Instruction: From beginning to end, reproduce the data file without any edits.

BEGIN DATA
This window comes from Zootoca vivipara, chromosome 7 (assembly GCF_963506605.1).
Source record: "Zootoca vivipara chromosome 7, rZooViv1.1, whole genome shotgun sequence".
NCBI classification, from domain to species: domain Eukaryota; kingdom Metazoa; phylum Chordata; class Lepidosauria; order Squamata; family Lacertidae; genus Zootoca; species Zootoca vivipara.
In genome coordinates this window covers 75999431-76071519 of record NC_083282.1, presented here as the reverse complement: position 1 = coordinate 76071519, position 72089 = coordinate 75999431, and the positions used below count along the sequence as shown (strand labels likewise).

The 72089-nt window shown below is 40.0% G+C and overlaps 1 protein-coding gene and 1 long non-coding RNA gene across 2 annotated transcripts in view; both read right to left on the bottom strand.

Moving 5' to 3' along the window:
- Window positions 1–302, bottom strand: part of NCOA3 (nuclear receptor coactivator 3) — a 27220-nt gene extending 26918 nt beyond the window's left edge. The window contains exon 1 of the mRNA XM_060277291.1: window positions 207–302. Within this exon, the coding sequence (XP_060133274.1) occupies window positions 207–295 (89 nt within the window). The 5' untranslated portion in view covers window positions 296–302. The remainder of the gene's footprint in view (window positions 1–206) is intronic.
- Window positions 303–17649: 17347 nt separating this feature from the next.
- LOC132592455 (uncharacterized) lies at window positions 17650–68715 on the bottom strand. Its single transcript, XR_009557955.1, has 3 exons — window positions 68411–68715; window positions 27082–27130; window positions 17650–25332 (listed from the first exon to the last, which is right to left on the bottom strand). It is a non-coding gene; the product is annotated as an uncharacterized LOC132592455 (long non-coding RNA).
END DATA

This window comes from Zootoca vivipara, chromosome 7 (assembly GCF_963506605.1).
Source record: "Zootoca vivipara chromosome 7, rZooViv1.1, whole genome shotgun sequence".
NCBI classification, from domain to species: domain Eukaryota; kingdom Metazoa; phylum Chordata; class Lepidosauria; order Squamata; family Lacertidae; genus Zootoca; species Zootoca vivipara.
In genome coordinates this window covers 75999431-76071519 of record NC_083282.1, presented here as the reverse complement: position 1 = coordinate 76071519, position 72089 = coordinate 75999431, and the positions used below count along the sequence as shown (strand labels likewise).

The 72089-nt window shown below is 40.0% G+C and overlaps 1 protein-coding gene and 1 long non-coding RNA gene across 2 annotated transcripts in view; both read right to left on the bottom strand.

Moving 5' to 3' along the window:
- Window positions 1–302, bottom strand: part of NCOA3 (nuclear receptor coactivator 3) — a 27220-nt gene extending 26918 nt beyond the window's left edge. The window contains exon 1 of the mRNA XM_060277291.1: window positions 207–302. Within this exon, the coding sequence (XP_060133274.1) occupies window positions 207–295 (89 nt within the window). The 5' untranslated portion in view covers window positions 296–302. The remainder of the gene's footprint in view (window positions 1–206) is intronic.
- Window positions 303–17649: 17347 nt separating this feature from the next.
- LOC132592455 (uncharacterized) lies at window positions 17650–68715 on the bottom strand. Its single transcript, XR_009557955.1, has 3 exons — window positions 68411–68715; window positions 27082–27130; window positions 17650–25332 (listed from the first exon to the last, which is right to left on the bottom strand). It is a non-coding gene; the product is annotated as an uncharacterized LOC132592455 (long non-coding RNA).